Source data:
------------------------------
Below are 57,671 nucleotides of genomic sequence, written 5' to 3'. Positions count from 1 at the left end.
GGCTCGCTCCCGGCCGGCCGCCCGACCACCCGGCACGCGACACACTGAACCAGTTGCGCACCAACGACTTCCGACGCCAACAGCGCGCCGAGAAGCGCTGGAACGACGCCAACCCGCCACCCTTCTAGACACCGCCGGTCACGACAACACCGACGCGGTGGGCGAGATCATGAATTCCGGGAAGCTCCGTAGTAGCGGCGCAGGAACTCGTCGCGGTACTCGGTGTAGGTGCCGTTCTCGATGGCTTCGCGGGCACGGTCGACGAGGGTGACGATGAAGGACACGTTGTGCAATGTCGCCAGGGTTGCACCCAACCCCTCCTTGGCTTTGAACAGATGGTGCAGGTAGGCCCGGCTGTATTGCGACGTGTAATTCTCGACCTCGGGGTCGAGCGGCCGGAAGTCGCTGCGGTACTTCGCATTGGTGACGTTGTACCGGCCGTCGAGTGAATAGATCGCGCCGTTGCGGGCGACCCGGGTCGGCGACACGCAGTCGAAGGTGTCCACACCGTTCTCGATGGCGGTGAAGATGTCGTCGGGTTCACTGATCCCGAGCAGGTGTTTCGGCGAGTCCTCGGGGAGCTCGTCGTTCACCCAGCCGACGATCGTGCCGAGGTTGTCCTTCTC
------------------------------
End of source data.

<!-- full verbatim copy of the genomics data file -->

Below are 57,671 nucleotides of genomic sequence, written 5' to 3'. Positions count from 1 at the left end.
GGCTCGCTCCCGGCCGGCCGCCCGACCACCCGGCACGCGACACACTGAACCAGTTGCGCACCAACGACTTCCGACGCCAACAGCGCGCCGAGAAGCGCTGGAACGACGCCAACCCGCCACCCTTCTAGACACCGCCGGTCACGACAACACCGACGCGGTGGGCGAGATCATGAATTCCGGGAAGCTCCGTAGTAGCGGCGCAGGAACTCGTCGCGGTACTCGGTGTAGGTGCCGTTCTCGATGGCTTCGCGGGCACGGTCGACGAGGGTGACGATGAAGGACACGTTGTGCAATGTCGCCAGGGTTGCACCCAACCCCTCCTTGGCTTTGAACAGATGGTGCAGGTAGGCCCGGCTGTATTGCGACGTGTAATTCTCGACCTCGGGGTCGAGCGGCCGGAAGTCGCTGCGGTACTTCGCATTGGTGACGTTGTACCGGCCGTCGAGTGAATAGATCGCGCCGTTGCGGGCGACCCGGGTCGGCGACACGCAGTCGAAGGTGTCCACACCGTTCTCGATGGCGGTGAAGATGTCGTCGGGTTCACTGATCCCGAGCAGGTGTTTCGGCGAGTCCTCGGGGAGCTCGTCGTTCACCCAGCCGACGATCGTGCCGAGGTTGTCCTTCTC